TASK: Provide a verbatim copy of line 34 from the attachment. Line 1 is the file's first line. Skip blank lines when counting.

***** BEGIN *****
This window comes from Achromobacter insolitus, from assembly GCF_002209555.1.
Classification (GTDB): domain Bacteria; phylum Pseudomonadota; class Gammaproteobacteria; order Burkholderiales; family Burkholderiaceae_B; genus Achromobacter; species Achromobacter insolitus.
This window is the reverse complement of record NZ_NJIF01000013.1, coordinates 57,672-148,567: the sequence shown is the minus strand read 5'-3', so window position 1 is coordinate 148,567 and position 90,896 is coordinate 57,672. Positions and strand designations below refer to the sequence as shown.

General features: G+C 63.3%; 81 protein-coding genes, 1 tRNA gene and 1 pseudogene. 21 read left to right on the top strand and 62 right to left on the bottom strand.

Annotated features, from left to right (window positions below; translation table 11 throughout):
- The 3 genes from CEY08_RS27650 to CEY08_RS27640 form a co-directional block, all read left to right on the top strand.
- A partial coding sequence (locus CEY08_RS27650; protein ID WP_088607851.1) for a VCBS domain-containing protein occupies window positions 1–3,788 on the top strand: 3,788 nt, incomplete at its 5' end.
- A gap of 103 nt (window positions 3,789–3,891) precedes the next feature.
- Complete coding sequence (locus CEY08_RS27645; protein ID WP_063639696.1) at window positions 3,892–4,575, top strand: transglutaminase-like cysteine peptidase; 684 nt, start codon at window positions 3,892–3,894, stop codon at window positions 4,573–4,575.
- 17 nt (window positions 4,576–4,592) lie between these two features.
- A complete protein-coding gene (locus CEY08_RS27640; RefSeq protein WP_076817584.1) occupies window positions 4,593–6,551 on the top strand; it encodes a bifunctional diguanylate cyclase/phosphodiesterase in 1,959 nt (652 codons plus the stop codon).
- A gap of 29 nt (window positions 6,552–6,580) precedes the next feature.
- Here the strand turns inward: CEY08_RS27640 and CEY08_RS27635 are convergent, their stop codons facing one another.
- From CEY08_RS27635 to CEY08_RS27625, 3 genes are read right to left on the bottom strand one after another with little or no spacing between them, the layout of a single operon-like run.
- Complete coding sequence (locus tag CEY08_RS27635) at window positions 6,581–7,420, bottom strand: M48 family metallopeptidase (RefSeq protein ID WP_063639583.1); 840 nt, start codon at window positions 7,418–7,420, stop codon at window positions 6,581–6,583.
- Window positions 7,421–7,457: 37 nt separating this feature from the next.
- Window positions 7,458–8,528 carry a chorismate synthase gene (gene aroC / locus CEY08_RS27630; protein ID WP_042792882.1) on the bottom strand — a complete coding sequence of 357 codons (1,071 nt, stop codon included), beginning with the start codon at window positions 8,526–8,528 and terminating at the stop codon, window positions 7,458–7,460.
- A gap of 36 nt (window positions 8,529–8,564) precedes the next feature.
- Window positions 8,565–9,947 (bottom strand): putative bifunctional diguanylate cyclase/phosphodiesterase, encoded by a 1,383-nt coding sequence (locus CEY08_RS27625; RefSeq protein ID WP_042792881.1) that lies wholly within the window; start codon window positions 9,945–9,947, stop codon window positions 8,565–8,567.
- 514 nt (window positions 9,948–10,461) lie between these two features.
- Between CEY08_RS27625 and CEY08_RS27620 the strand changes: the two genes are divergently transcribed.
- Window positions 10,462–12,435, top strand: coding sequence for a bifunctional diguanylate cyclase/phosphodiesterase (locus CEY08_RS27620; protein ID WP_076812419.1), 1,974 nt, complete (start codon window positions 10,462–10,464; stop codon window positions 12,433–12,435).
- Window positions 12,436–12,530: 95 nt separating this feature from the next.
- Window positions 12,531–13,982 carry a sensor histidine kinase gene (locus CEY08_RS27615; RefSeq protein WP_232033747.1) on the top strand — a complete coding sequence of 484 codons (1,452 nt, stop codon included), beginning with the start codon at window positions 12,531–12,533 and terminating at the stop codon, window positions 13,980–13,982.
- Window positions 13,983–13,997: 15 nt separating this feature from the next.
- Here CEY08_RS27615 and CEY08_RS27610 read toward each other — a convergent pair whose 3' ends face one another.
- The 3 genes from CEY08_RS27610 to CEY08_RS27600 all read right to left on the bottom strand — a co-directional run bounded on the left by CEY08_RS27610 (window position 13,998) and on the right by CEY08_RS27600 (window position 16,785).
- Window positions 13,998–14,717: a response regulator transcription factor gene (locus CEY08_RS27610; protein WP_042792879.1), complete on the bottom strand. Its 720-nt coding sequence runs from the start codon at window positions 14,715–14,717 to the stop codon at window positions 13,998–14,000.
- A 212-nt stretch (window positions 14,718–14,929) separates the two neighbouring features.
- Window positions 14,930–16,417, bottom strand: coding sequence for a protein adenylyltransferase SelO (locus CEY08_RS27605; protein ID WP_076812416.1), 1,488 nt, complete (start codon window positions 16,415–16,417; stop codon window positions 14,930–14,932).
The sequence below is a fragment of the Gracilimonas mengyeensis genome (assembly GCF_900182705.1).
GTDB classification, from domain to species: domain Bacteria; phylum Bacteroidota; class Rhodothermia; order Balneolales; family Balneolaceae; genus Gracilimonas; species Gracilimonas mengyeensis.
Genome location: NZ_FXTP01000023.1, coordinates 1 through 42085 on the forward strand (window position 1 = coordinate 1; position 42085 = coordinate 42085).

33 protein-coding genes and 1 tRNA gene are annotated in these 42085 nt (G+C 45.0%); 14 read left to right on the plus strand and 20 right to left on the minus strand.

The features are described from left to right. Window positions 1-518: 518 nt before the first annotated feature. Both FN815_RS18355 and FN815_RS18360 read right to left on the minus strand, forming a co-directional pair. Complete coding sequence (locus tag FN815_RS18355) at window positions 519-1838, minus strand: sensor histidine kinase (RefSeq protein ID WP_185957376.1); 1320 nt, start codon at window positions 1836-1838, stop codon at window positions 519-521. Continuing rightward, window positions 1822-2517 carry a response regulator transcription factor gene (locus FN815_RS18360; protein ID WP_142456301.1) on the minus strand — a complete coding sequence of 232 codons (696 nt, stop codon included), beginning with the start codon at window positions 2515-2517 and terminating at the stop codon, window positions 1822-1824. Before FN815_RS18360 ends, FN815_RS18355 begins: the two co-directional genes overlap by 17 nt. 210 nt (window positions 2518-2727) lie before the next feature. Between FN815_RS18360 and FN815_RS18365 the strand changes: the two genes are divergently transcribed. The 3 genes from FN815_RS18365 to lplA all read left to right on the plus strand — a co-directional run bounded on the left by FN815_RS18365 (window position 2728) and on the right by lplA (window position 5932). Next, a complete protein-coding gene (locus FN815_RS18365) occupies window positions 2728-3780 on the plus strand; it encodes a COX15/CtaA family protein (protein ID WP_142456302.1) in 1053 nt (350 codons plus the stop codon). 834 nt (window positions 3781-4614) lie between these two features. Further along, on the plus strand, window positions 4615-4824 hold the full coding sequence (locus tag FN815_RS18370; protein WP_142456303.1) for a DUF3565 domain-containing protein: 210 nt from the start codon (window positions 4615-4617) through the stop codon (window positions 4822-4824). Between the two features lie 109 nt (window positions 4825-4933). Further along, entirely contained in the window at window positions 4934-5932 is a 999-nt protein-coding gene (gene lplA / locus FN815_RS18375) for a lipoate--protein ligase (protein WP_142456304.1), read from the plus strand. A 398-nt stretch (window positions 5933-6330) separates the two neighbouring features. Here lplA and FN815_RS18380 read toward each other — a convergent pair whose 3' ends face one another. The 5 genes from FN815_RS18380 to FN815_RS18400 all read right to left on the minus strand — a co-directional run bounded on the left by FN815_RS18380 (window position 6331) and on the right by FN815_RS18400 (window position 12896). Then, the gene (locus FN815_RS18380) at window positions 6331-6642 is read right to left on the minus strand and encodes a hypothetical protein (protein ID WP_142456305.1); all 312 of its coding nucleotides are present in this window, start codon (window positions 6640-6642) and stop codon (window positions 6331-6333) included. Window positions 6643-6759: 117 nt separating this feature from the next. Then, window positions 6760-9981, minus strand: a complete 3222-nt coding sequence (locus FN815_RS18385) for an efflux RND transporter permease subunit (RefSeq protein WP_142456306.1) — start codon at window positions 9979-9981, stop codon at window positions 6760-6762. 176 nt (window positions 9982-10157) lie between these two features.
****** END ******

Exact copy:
33 protein-coding genes and 1 tRNA gene are annotated in these 42085 nt (G+C 45.0%); 14 read left to right on the plus strand and 20 right to left on the minus strand.